- 3 tbsp and 1 tsp of flour
- 2 tsp of sugar (or 1 packet)
- 2 tbsp brown sugar
- ⅛ tsp of salt
- ⅛ tsp of baking soda
- ⅛ tsp of baking powder
- 1 egg
- ¼ tsp of vanilla extract
- 1 tbsp vegetable oil
- 1 tbsp of milk
- half a banana, mashed
- ⅓ cup of chocolate chips (or a crushed Hershey’s bar) (optional)
- A sprinkle of cinnamon (optional).
Begin by spraying your mug with non-stick spray. Combine your dry ingredients together in the mug. Mix in your egg thoroughly and then add the vanilla extract, oil, milk, and mashed banana. Throw in the chocolate chips. Finally, microwave for 1½ to 3 minutes. Let your banana bread cool and go bananas.
The banana bread is the perfect snack for when you begin to crave something a little sweet in the middle of the night. It requires more ingredients than the other two recipes, but some of the ingredients you can easily grab in the Commons, such as the bananas and the sugar. Also, you do not necessarily need the brown sugar. It is a little more work for something delicious.
Aidan Antonelli – Contributing Writer
This past week, Dr. Minjoon Kouh led a practice for the Traditional Korean Drum Ensemble, as he does every Thursday evening in the Simon Forum. Eight drummers sat in a circle including Kouh’s wife, Yumi, his sons and daughter, and other student and faculty members.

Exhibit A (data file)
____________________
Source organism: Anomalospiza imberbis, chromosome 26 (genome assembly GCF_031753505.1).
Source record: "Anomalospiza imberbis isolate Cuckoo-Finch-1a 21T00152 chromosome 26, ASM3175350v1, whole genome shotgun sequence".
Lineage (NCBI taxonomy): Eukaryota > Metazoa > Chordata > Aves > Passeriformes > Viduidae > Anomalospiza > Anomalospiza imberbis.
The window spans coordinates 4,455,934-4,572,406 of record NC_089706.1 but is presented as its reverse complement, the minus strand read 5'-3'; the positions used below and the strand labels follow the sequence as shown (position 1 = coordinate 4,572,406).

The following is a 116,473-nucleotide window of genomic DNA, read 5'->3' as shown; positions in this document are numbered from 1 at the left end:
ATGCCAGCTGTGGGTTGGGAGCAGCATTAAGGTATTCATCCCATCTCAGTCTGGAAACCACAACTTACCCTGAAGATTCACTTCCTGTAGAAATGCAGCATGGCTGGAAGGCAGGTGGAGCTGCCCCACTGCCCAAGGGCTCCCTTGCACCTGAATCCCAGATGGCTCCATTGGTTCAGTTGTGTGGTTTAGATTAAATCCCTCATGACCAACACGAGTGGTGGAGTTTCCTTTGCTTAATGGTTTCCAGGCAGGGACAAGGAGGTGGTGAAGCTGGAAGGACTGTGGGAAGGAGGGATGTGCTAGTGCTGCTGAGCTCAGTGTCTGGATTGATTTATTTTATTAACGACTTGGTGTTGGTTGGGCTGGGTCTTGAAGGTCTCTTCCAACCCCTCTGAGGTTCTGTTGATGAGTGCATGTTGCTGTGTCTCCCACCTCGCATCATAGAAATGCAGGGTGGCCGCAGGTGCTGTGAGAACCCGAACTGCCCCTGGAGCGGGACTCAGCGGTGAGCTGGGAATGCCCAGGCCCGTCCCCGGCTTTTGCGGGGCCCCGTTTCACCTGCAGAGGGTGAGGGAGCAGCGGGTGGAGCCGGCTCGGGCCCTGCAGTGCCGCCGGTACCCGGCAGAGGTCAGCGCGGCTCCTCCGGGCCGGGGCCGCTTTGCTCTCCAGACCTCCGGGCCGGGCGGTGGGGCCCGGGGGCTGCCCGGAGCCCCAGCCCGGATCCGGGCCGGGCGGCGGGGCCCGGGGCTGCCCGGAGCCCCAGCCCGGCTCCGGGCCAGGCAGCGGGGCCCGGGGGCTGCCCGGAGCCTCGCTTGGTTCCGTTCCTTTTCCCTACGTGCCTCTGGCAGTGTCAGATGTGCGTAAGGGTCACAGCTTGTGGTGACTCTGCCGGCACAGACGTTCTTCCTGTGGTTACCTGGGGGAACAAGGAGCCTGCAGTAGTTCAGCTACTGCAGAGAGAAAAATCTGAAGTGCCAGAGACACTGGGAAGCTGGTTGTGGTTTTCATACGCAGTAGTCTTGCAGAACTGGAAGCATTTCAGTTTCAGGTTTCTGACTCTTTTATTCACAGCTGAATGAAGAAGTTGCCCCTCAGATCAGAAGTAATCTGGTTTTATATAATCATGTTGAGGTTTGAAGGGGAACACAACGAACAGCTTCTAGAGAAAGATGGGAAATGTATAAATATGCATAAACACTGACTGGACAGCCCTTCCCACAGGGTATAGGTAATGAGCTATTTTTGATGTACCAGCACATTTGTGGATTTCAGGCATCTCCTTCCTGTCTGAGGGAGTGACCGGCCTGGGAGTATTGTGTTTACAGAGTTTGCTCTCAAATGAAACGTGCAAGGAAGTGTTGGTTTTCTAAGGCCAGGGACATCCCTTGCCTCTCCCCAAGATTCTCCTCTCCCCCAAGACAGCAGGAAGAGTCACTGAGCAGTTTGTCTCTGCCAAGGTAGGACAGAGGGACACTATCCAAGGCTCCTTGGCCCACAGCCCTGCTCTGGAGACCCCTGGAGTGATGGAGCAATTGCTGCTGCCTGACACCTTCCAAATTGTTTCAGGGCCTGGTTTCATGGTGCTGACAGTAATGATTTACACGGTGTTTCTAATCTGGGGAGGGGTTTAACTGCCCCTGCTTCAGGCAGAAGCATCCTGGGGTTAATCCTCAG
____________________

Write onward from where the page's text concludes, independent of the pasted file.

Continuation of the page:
Before the practice began Bella Dapilma (’16) spoke briefly about her introduction to the club. She said, “I have been here from day one,” she said. “I saw an advert in Drew Today and forced a couple of friends to come with me. I’ve been coming ever since.”
As the practice unfolded it became apparent that the rhythms were easy to pick up (even for someone who’s musically challenged), playing as loud as possible was a necessity and Kouh along with the rest of the club were more than happy to explain both the origins, as well as the significance, of Pungmul, the style to which the group adheres.
Pungmul is a type of percussion, a style of music that traces its roots back to rural farming communities in late Fourteenth Century Korea. It held many communal roles, from religious ceremonies to work hymns. Pungmul is only based around four percussion instruments, the Janggu and Buk drums, and a pair of gongs, the Kkwaenggwari and the Jing. Each instrument is played with a slight variation in stroke rhythms. Improvisations are encouraged as long as the core beat is unimpeded.